The characters of the planets, and their influences on us, are well circumscribed in astrological traditions. Each planet bears a distinct similarity to the Greco-Roman god whose name it shares, although Holst insisted that his music was inspired by the planets, not the deities.

The completed suite of music runs the whole gamut of characters, from warlike to lyrical, whimsical to mysterious. The seven movements cover all the planets in our solar system, except the Earth. (Pluto, which was not discovered until 1930, obviously wasn’t included either. That may be just as well, since Pluto was “demoted” from planet to a mere dwarf planet in 2006 by the International Astronomical Union. Therefore, the choice of British composer Colin Matthews, who in 2000 composed a Pluto movement to go with Holst’s The Planets, may have been somewhat premature, although the world gained a beautiful new orchestral work in the process. Recordings of the Holst-Matthews combination are available and worth hearing.)

The sequence of Holst’s movements does not follow the order of increasing distance from the sun; instead, Holst started with Mars, moved closer to the sun, and then, jumping ahead to Jupiter, farther and farther away from it. This sequence is actually the same as the order in which the music was written, except for Mercury, which was the last movement to be completed. The order of the movements suggests a progression from the more clear-cut emotions in “Mars” and “Venus” to the more ambiguous and mysterious ones of “Saturn,” “Uranus,” and “Neptune.”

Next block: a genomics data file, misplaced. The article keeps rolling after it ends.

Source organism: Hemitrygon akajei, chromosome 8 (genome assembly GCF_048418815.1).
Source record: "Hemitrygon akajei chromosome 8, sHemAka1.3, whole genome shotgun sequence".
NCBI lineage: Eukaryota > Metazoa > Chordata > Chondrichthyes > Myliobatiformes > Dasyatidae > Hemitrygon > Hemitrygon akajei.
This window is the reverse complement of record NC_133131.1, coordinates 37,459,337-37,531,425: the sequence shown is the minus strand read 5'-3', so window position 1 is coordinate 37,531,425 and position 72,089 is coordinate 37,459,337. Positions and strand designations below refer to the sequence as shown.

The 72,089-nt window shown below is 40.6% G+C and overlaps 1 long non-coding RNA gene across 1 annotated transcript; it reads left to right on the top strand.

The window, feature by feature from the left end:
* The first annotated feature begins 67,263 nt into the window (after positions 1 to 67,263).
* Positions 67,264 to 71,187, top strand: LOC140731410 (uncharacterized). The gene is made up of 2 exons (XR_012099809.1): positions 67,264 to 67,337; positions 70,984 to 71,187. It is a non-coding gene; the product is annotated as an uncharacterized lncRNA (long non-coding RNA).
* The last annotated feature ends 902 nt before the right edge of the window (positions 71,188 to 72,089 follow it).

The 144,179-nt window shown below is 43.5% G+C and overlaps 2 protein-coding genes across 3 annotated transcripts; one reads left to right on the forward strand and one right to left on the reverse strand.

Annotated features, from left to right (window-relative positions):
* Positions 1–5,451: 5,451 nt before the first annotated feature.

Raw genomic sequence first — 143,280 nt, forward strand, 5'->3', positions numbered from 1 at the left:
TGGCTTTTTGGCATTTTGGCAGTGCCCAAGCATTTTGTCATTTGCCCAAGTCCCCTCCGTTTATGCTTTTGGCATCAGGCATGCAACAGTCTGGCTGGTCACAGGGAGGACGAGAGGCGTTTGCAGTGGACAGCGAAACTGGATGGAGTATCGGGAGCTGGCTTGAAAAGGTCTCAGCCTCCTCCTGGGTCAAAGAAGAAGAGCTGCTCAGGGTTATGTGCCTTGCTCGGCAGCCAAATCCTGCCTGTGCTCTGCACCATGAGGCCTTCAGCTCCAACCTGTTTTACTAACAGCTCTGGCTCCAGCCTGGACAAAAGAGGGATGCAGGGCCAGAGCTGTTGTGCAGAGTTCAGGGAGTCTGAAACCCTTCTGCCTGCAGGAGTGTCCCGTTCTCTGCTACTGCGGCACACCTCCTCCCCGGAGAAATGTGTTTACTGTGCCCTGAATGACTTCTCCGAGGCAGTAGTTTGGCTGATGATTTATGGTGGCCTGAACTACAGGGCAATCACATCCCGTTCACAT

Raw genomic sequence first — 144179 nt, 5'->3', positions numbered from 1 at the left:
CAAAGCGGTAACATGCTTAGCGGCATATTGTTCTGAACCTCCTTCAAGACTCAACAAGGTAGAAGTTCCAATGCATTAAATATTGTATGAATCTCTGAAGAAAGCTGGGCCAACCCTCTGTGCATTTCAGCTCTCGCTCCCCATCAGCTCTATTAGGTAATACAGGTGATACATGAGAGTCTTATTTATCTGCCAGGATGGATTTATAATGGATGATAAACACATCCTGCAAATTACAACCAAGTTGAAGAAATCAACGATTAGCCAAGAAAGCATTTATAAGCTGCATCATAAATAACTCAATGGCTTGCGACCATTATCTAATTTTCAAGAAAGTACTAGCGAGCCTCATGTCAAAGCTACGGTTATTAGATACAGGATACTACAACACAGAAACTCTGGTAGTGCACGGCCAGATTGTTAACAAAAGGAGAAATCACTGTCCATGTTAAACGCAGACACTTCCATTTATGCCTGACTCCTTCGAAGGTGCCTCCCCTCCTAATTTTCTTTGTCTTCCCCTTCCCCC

In The Planets, Holst preserved his independence from the musical revolutionaries of his time, without sounding conservative. As his daughter Imogen Holst, a noted composer, conductor, and writer, stated in the book she wrote about her father: “For the first time in his life, Holst had said what he wanted to say in a way in which only he could have said it.”

The Music

Mars, the Bringer of War (Allegro). The opening movement is a march in the asymmetrical meter of 5/4.   As conductor Sir Adrian Boult later recalled, Holst had insisted that, of all the characteristics of war, in this music he most wanted to capture its “stupidity.” (The movement was completed shortly before the outbreak of World War I, in the midst of much public debate regarding the value of that impending crisis.) The strings, harps, and the timpani start with a brutal ostinato rhythm in 5/4, against which the winds play their menacing themes.

Venus, the Bringer of Peace (Adagio). This is a lyrical movement with many prominent instrumental solos (horn, violin, oboe, celesta). In trying to describe the music, it is challenging to find more evocative words for this movement than what Imogen Holst wrote: “The calm notes of the solo horn rise through empty space, and the cool flutes sail down to meet them, blending with the glitter of the oboes and bringing the solace of contrary motion after so much parallel surging up and down. As they draw inwards the listener sighs with relief to hear them come to rest for a while in the safe anchorage of their minor triad. When the air stirs it is with the movement of quietly undulating crotchets [quarter notes] that change to and fro over repeated chords on flutes and horns and harps, while a low sustained pedal note stretches out to hold their vibrations.”

Mercury, the Winged Messenger (Vivace). This is the quick “scherzo” movement of the suite. The constantly changing orchestral colors, the brief motifs, and the many unexpected melodic and harmonic turns make this music a perfect illustration of the ever-changing “mercurial” character.